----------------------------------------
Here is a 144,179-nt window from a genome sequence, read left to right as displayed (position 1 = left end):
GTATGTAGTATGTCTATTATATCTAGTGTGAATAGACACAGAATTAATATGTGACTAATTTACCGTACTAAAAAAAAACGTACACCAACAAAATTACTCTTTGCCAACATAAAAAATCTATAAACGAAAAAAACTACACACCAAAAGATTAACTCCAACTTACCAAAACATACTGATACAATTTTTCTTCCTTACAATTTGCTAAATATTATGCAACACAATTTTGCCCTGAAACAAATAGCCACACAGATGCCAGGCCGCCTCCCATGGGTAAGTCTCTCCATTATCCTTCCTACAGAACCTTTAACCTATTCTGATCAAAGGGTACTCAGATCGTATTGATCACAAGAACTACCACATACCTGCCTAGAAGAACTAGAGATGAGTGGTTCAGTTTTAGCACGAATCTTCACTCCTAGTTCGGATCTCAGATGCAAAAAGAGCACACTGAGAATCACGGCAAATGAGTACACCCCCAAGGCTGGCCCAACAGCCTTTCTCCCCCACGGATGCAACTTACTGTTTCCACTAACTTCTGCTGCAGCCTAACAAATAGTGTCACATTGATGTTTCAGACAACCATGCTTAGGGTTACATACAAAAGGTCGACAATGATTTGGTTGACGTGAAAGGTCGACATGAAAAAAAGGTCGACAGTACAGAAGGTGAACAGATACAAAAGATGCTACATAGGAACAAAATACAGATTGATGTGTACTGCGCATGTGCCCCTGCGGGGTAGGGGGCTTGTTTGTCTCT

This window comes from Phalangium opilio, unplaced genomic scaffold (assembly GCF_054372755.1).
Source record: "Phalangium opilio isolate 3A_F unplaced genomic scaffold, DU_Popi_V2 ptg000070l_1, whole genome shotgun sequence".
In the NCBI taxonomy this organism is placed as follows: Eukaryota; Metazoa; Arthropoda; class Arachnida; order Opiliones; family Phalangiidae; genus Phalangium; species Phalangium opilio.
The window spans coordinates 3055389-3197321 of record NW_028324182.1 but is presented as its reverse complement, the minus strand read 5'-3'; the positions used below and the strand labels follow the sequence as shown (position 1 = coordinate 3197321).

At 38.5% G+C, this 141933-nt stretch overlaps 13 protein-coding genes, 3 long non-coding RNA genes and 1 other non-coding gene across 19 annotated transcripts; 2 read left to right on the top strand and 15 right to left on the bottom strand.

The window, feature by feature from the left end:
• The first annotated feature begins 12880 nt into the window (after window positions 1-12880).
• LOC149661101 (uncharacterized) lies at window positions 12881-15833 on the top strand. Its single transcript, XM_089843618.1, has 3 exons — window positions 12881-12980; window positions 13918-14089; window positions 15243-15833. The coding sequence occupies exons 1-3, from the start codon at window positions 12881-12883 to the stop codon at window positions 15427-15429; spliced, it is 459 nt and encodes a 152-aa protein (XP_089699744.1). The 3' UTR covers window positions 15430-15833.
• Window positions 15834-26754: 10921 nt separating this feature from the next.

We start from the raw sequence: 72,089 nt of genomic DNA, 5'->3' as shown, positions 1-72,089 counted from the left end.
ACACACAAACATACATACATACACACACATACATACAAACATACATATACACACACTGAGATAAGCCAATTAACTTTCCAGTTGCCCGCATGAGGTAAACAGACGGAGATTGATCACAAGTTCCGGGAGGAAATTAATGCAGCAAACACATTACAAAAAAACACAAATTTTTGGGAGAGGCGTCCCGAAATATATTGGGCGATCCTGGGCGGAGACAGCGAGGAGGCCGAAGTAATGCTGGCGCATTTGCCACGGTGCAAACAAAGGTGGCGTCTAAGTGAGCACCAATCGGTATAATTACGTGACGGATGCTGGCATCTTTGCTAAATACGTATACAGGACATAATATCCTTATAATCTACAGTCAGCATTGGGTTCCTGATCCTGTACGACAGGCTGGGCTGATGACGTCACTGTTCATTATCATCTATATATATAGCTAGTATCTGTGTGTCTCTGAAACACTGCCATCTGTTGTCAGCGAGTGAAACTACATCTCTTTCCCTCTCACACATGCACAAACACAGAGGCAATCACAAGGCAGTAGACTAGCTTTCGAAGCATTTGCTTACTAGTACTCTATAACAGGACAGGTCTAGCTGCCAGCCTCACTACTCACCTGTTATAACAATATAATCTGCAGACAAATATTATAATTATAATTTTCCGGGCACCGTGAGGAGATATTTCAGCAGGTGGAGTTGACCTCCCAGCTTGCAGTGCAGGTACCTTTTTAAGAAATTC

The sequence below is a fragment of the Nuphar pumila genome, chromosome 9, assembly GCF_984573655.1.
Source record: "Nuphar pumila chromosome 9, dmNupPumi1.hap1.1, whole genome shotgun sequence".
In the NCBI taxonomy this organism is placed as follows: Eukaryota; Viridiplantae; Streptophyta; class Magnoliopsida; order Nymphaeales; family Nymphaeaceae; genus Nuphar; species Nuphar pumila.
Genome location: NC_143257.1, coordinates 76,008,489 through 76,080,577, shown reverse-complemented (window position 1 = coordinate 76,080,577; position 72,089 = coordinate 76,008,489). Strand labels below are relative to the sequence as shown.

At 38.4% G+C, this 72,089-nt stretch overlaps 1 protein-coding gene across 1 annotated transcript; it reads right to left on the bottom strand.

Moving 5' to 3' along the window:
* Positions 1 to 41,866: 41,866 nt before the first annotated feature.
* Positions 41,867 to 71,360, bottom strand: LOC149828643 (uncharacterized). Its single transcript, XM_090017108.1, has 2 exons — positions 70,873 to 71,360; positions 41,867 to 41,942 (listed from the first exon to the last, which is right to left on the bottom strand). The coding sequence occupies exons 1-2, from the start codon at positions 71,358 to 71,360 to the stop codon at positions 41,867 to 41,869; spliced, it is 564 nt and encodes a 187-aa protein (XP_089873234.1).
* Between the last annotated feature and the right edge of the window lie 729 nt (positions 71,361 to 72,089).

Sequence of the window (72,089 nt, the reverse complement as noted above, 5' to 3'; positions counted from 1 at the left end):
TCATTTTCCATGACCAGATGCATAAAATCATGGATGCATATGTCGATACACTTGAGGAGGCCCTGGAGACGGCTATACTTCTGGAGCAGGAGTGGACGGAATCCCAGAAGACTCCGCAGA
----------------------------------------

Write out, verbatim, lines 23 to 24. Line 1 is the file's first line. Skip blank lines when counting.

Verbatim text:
Sequence of the window (72,089 nt, the reverse complement as noted above, 5' to 3'; positions counted from 1 at the left end):
TCATTTTCCATGACCAGATGCATAAAATCATGGATGCATATGTCGATACACTTGAGGAGGCCCTGGAGACGGCTATACTTCTGGAGCAGGAGTGGACGGAATCCCAGAAGACTCCGCAGA